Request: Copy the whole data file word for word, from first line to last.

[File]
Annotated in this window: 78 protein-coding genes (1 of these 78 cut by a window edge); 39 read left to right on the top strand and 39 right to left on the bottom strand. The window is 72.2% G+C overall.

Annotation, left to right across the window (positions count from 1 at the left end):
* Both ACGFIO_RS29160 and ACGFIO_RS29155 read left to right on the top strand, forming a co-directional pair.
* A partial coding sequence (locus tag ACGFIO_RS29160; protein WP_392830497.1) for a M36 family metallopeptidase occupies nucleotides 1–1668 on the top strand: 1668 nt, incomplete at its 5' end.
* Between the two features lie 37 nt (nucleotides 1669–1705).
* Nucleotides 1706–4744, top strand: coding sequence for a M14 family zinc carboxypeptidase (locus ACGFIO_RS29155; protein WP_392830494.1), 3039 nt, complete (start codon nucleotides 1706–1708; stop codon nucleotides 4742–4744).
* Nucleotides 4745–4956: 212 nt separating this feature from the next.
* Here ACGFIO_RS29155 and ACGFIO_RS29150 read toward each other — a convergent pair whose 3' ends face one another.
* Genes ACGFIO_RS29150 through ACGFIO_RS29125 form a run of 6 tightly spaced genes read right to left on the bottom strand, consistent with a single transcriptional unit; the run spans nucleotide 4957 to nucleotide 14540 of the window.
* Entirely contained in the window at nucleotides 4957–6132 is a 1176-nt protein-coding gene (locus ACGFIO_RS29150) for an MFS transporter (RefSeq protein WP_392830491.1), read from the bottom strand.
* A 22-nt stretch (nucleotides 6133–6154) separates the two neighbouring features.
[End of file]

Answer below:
Annotated in this window: 78 protein-coding genes (1 of these 78 cut by a window edge); 39 read left to right on the top strand and 39 right to left on the bottom strand. The window is 72.2% G+C overall.

Annotation, left to right across the window (positions count from 1 at the left end):
* Both ACGFIO_RS29160 and ACGFIO_RS29155 read left to right on the top strand, forming a co-directional pair.
* A partial coding sequence (locus tag ACGFIO_RS29160; protein WP_392830497.1) for a M36 family metallopeptidase occupies nucleotides 1–1668 on the top strand: 1668 nt, incomplete at its 5' end.
* Between the two features lie 37 nt (nucleotides 1669–1705).
* Nucleotides 1706–4744, top strand: coding sequence for a M14 family zinc carboxypeptidase (locus ACGFIO_RS29155; protein WP_392830494.1), 3039 nt, complete (start codon nucleotides 1706–1708; stop codon nucleotides 4742–4744).
* Nucleotides 4745–4956: 212 nt separating this feature from the next.
* Here ACGFIO_RS29155 and ACGFIO_RS29150 read toward each other — a convergent pair whose 3' ends face one another.
* Genes ACGFIO_RS29150 through ACGFIO_RS29125 form a run of 6 tightly spaced genes read right to left on the bottom strand, consistent with a single transcriptional unit; the run spans nucleotide 4957 to nucleotide 14540 of the window.
* Entirely contained in the window at nucleotides 4957–6132 is a 1176-nt protein-coding gene (locus ACGFIO_RS29150) for an MFS transporter (RefSeq protein WP_392830491.1), read from the bottom strand.
* A 22-nt stretch (nucleotides 6133–6154) separates the two neighbouring features.